Salesforce and Intuit proved that the SaaS model could work for businesses. Adobe chose to pioneer it for consumers, especially with its Creative Cloud.
But the business-to-business opportunity was still waiting in the wings. It was an opportunity Adobe just couldn't ignore. And all it needed to do was adopt its existing SaaS infrastructure to focus more on data and analytics for corporate clients.
That was long before SaaS took over the tech markets. It was viewed as a competitive advantage, not a necessity. Hence, Adobe gained some first-mover advantages.
The company has tripled its digital experience business over the past 10 years. Its legacy business has also tripled since 2015.
The software world has since followed in Adobe's footsteps... Non-SaaS options are largely considered outdated. With the popularization of the cloud, and few barriers to entry, software companies now have little excuse but to offer a SaaS option to their customers.
Adobe's business transformation led its stock to rise from around $27 in 2011 to around $575 today, a gain of more than 2,000%... enough to turn every $5,000 into more than $100,000.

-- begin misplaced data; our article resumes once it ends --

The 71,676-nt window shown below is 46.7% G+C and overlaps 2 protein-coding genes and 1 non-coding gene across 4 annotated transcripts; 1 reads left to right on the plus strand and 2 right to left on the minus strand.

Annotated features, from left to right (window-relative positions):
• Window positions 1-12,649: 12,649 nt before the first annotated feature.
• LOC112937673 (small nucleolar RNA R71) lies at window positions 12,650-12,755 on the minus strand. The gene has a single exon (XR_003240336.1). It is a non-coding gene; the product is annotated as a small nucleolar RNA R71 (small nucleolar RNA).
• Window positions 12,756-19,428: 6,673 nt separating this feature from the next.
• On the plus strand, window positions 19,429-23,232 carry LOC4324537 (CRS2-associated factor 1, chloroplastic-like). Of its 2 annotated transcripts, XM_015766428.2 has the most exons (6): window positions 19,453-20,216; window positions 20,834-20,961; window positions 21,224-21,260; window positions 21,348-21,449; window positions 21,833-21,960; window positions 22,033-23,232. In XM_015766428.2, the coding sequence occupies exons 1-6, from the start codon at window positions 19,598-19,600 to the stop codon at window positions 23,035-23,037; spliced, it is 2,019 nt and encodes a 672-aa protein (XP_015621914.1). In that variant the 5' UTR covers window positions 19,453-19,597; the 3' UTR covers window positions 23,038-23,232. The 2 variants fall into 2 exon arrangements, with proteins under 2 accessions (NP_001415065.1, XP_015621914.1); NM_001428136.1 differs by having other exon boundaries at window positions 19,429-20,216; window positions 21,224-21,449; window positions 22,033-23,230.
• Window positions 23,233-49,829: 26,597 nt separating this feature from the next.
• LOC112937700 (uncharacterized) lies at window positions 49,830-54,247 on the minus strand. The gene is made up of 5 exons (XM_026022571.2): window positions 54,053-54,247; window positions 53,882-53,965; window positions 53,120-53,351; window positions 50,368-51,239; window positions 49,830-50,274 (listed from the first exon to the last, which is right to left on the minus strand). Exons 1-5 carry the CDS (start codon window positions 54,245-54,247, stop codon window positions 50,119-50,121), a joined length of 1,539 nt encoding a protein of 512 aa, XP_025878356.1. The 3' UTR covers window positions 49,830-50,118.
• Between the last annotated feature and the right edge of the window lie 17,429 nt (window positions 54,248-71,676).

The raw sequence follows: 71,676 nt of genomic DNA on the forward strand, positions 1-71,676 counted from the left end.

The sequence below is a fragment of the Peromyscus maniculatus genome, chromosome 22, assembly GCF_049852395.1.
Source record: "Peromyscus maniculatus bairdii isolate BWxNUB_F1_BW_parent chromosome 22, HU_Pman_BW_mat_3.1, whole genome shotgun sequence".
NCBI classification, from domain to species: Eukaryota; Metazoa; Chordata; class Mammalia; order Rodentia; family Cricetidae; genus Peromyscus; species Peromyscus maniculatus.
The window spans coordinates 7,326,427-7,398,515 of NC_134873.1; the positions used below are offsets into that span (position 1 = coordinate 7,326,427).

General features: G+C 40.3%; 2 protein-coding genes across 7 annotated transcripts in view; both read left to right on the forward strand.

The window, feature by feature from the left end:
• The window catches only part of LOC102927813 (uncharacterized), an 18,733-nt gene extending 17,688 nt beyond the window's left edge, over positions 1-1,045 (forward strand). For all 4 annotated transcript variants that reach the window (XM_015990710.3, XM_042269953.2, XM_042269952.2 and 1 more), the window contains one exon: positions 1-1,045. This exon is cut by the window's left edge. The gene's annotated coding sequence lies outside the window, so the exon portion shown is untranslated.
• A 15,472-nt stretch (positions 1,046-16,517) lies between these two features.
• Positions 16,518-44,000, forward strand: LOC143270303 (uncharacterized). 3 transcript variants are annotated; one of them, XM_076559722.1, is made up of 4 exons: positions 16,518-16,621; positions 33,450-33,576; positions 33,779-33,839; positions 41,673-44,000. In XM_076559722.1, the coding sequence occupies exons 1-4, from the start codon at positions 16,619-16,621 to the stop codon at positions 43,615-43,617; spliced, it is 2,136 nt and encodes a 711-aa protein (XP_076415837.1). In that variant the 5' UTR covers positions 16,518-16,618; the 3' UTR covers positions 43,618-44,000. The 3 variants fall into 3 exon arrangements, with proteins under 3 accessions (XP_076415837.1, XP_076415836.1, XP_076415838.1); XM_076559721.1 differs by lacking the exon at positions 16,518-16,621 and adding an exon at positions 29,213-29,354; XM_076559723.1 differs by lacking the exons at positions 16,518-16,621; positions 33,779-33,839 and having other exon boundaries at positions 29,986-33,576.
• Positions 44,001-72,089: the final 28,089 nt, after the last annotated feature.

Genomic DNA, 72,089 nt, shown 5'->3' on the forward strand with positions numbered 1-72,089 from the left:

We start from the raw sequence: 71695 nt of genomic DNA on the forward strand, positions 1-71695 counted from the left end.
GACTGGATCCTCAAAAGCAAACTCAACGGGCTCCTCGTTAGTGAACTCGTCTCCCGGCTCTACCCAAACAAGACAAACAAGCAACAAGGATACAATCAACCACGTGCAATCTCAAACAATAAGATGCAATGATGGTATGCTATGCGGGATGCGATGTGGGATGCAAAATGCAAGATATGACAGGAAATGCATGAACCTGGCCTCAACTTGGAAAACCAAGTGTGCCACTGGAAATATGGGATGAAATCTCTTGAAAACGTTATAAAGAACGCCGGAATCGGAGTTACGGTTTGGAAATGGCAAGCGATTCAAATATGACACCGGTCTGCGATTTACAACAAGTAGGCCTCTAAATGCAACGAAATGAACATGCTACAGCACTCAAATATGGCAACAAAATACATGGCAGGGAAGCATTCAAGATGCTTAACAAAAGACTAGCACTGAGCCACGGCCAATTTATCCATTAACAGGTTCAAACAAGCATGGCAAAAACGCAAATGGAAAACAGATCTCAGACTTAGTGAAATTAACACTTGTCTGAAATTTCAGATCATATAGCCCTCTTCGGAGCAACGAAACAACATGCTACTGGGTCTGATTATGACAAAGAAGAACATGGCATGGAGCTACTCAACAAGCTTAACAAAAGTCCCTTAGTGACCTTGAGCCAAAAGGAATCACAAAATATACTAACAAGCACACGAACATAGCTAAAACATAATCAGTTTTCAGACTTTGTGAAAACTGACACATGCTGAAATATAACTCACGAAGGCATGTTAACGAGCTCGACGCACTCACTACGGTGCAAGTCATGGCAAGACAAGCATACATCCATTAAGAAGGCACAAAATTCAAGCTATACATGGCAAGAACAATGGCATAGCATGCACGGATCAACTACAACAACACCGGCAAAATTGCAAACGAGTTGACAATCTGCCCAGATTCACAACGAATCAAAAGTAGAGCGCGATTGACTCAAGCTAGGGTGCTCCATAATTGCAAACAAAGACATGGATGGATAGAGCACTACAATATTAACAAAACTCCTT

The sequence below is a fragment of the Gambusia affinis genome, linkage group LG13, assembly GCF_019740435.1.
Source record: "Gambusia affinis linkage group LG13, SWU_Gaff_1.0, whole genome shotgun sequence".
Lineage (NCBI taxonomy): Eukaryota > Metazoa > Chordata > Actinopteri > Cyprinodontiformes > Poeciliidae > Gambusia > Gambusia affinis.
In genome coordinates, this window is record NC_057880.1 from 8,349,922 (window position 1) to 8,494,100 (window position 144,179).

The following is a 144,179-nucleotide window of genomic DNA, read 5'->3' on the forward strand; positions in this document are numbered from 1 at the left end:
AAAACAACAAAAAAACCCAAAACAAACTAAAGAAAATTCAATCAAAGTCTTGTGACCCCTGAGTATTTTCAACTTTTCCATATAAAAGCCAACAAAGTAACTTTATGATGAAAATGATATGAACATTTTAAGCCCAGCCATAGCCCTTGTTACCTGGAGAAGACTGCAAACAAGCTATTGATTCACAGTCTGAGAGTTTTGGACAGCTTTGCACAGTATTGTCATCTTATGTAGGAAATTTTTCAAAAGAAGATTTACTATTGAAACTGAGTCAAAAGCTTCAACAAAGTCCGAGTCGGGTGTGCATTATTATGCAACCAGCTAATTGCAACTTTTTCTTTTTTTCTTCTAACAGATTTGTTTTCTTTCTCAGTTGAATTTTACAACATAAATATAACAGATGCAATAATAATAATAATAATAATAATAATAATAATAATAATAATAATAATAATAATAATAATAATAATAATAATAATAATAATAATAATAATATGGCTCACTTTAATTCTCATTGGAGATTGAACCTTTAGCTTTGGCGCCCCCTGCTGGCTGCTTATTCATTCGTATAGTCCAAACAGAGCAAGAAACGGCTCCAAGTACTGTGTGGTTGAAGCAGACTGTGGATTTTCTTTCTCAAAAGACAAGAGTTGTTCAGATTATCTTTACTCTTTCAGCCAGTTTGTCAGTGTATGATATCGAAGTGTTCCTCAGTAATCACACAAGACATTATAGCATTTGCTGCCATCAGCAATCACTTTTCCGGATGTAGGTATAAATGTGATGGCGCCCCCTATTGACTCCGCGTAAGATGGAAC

But you wouldn't know it by looking at the as-reported metrics.
In 2011, Adobe had 9% return on assets ("ROA"). By 2020, it was just 12%. The as-reported numbers would suggest that the shift to SaaS has barely impacted Adobe's business.
Take a look at the as-reported ROA since Adobe embarked on its SaaS journey...
This is exactly why our team at Altimetry uses Uniform Accounting... to smooth out the distortions of traditional accounting methods.
With Uniform Accounting, we can see why SaaS has led to massive gains for investors...
Adobe has made dozens of acquisitions over the past decade. That has caused its as-reported balance sheet to balloon with goodwill, keeping ROA low.
In reality, these acquisitions have been transformational, helping Adobe become a dominant leader in the cutting-edge world of tech. Take a look at Adobe's real numbers...
SaaS opened a world of possibilities for Adobe. Customer acquisition became easier than ever... subscription revenues are steady and predictable... and as Adobe's customer base grew and profitability improved, longtime investors have watched as the stock has turned into a 20-bagger.